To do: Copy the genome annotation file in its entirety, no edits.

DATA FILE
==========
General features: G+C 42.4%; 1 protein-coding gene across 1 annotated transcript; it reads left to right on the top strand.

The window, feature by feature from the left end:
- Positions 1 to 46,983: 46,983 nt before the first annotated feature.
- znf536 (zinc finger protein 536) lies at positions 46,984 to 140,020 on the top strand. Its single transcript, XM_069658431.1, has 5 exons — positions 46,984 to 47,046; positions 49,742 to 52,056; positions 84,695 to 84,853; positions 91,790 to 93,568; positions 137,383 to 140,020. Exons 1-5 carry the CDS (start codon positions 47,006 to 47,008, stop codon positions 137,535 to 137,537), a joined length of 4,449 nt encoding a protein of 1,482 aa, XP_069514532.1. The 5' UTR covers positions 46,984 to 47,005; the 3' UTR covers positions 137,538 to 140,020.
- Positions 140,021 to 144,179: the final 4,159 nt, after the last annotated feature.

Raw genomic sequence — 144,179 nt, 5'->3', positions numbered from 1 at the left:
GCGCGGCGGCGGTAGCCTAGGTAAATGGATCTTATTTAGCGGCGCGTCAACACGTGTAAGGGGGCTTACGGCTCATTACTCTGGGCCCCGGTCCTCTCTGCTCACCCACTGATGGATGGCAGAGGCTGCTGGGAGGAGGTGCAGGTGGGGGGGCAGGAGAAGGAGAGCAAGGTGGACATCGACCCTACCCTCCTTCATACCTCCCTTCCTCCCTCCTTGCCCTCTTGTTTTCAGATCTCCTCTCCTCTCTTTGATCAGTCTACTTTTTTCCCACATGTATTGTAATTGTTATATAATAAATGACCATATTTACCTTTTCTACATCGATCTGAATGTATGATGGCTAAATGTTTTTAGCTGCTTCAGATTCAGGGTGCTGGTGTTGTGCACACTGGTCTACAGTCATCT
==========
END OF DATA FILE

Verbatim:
General features: G+C 42.4%; 1 protein-coding gene across 1 annotated transcript; it reads left to right on the top strand.

The window, feature by feature from the left end:
- Positions 1 to 46,983: 46,983 nt before the first annotated feature.
- znf536 (zinc finger protein 536) lies at positions 46,984 to 140,020 on the top strand. Its single transcript, XM_069658431.1, has 5 exons — positions 46,984 to 47,046; positions 49,742 to 52,056; positions 84,695 to 84,853; positions 91,790 to 93,568; positions 137,383 to 140,020. Exons 1-5 carry the CDS (start codon positions 47,006 to 47,008, stop codon positions 137,535 to 137,537), a joined length of 4,449 nt encoding a protein of 1,482 aa, XP_069514532.1. The 5' UTR covers positions 46,984 to 47,005; the 3' UTR covers positions 137,538 to 140,020.
- Positions 140,021 to 144,179: the final 4,159 nt, after the last annotated feature.

Raw genomic sequence — 144,179 nt, 5'->3', positions numbered from 1 at the left:
GCGCGGCGGCGGTAGCCTAGGTAAATGGATCTTATTTAGCGGCGCGTCAACACGTGTAAGGGGGCTTACGGCTCATTACTCTGGGCCCCGGTCCTCTCTGCTCACCCACTGATGGATGGCAGAGGCTGCTGGGAGGAGGTGCAGGTGGGGGGGCAGGAGAAGGAGAGCAAGGTGGACATCGACCCTACCCTCCTTCATACCTCCCTTCCTCCCTCCTTGCCCTCTTGTTTTCAGATCTCCTCTCCTCTCTTTGATCAGTCTACTTTTTTCCCACATGTATTGTAATTGTTATATAATAAATGACCATATTTACCTTTTCTACATCGATCTGAATGTATGATGGCTAAATGTTTTTAGCTGCTTCAGATTCAGGGTGCTGGTGTTGTGCACACTGGTCTACAGTCATCT